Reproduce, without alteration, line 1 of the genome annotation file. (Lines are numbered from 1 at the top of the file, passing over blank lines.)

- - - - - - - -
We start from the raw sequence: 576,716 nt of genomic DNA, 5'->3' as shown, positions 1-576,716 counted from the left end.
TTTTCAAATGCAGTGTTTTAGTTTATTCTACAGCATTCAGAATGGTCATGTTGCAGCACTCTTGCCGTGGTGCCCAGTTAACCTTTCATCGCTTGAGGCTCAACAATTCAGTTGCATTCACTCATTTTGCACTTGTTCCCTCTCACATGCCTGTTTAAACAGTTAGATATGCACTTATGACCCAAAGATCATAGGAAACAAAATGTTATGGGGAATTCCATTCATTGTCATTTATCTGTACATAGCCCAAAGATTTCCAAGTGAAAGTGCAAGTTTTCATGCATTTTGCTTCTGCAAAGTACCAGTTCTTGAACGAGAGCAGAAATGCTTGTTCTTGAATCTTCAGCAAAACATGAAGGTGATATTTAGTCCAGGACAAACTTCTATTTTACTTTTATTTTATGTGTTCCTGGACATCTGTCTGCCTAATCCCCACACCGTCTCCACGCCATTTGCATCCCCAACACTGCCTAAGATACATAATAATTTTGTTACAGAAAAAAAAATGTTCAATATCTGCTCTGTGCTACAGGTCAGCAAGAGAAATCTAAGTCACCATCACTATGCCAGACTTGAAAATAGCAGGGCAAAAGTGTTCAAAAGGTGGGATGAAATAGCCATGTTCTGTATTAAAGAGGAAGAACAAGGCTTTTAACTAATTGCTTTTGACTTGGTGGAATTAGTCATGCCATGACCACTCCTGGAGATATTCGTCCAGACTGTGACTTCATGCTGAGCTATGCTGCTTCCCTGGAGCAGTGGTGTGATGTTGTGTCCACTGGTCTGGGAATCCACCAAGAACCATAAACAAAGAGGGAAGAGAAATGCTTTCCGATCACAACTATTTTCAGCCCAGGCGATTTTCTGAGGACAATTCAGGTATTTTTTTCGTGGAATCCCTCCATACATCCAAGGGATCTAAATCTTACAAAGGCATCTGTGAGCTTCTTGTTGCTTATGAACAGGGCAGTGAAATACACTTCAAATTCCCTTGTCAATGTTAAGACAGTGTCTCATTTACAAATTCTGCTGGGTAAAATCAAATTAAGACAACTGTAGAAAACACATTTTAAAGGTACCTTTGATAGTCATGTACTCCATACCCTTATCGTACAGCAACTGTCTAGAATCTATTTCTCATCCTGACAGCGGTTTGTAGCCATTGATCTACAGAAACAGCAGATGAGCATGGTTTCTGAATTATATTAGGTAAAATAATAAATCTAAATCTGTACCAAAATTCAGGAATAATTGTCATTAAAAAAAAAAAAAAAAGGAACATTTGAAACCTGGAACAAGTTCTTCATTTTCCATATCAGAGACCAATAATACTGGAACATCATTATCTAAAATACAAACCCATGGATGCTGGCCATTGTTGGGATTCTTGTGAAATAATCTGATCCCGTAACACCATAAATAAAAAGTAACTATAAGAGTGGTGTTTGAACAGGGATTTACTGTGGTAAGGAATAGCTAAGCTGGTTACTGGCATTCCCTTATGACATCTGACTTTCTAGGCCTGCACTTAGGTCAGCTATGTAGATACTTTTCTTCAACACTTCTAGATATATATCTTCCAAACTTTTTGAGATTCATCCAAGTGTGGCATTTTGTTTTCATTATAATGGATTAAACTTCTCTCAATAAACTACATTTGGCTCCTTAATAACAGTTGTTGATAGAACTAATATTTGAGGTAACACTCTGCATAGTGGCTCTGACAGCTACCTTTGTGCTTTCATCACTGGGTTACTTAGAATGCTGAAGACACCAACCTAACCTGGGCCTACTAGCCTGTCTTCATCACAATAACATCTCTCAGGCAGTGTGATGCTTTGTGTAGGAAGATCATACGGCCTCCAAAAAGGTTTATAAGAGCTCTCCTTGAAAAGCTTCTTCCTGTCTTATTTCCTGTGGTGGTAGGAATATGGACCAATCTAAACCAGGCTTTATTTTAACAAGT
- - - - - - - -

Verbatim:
We start from the raw sequence: 576,716 nt of genomic DNA, 5'->3' as shown, positions 1-576,716 counted from the left end.